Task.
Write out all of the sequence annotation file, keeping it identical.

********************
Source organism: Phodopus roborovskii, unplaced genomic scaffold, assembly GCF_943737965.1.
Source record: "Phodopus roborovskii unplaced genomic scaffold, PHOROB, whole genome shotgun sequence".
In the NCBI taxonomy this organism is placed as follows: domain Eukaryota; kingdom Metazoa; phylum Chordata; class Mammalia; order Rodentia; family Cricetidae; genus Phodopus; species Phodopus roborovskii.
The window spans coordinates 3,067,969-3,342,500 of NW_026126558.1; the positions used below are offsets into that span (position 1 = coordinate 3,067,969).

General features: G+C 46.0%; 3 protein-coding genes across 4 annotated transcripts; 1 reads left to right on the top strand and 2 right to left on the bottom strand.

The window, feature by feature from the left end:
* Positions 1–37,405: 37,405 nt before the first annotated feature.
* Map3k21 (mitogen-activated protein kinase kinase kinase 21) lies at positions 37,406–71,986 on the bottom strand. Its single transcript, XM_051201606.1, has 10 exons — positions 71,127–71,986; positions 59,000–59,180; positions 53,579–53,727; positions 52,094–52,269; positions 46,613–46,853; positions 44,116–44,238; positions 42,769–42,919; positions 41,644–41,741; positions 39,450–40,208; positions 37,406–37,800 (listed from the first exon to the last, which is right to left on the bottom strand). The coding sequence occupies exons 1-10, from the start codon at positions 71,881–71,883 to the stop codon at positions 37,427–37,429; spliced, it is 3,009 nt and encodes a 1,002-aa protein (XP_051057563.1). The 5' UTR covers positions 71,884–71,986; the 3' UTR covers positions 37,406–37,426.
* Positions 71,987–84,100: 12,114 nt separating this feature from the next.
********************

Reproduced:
Source organism: Phodopus roborovskii, unplaced genomic scaffold, assembly GCF_943737965.1.
Source record: "Phodopus roborovskii unplaced genomic scaffold, PHOROB, whole genome shotgun sequence".
In the NCBI taxonomy this organism is placed as follows: domain Eukaryota; kingdom Metazoa; phylum Chordata; class Mammalia; order Rodentia; family Cricetidae; genus Phodopus; species Phodopus roborovskii.
The window spans coordinates 3,067,969-3,342,500 of NW_026126558.1; the positions used below are offsets into that span (position 1 = coordinate 3,067,969).

General features: G+C 46.0%; 3 protein-coding genes across 4 annotated transcripts; 1 reads left to right on the top strand and 2 right to left on the bottom strand.

The window, feature by feature from the left end:
* Positions 1–37,405: 37,405 nt before the first annotated feature.
* Map3k21 (mitogen-activated protein kinase kinase kinase 21) lies at positions 37,406–71,986 on the bottom strand. Its single transcript, XM_051201606.1, has 10 exons — positions 71,127–71,986; positions 59,000–59,180; positions 53,579–53,727; positions 52,094–52,269; positions 46,613–46,853; positions 44,116–44,238; positions 42,769–42,919; positions 41,644–41,741; positions 39,450–40,208; positions 37,406–37,800 (listed from the first exon to the last, which is right to left on the bottom strand). The coding sequence occupies exons 1-10, from the start codon at positions 71,881–71,883 to the stop codon at positions 37,427–37,429; spliced, it is 3,009 nt and encodes a 1,002-aa protein (XP_051057563.1). The 5' UTR covers positions 71,884–71,986; the 3' UTR covers positions 37,406–37,426.
* Positions 71,987–84,100: 12,114 nt separating this feature from the next.